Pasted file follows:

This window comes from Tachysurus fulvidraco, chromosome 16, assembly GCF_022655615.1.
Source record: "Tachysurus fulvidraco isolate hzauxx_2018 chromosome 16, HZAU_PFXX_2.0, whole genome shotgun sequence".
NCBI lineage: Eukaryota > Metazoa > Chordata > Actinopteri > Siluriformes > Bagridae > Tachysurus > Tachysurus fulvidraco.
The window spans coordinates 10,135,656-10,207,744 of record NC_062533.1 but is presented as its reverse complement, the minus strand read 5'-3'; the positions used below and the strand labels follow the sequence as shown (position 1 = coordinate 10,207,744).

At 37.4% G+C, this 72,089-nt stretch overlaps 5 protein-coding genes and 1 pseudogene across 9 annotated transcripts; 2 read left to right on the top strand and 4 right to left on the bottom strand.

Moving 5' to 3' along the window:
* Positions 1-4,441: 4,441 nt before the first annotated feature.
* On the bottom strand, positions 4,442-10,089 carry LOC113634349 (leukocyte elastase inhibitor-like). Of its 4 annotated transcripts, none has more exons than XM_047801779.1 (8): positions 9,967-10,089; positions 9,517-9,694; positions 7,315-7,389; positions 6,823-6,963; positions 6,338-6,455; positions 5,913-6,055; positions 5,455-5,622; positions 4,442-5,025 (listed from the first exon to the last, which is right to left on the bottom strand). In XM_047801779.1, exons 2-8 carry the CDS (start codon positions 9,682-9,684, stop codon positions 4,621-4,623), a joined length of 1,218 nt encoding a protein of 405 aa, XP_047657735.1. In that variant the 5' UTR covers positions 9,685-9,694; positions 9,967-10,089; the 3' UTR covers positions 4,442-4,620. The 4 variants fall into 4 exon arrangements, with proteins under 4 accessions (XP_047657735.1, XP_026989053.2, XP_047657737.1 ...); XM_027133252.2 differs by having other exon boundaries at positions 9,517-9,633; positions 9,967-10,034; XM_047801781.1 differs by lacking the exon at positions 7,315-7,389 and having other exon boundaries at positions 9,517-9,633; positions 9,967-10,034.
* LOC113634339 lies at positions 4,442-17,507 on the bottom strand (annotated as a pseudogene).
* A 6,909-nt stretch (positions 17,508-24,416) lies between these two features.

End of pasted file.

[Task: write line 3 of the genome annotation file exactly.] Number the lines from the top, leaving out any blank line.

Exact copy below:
NCBI lineage: Eukaryota > Metazoa > Chordata > Actinopteri > Siluriformes > Bagridae > Tachysurus > Tachysurus fulvidraco.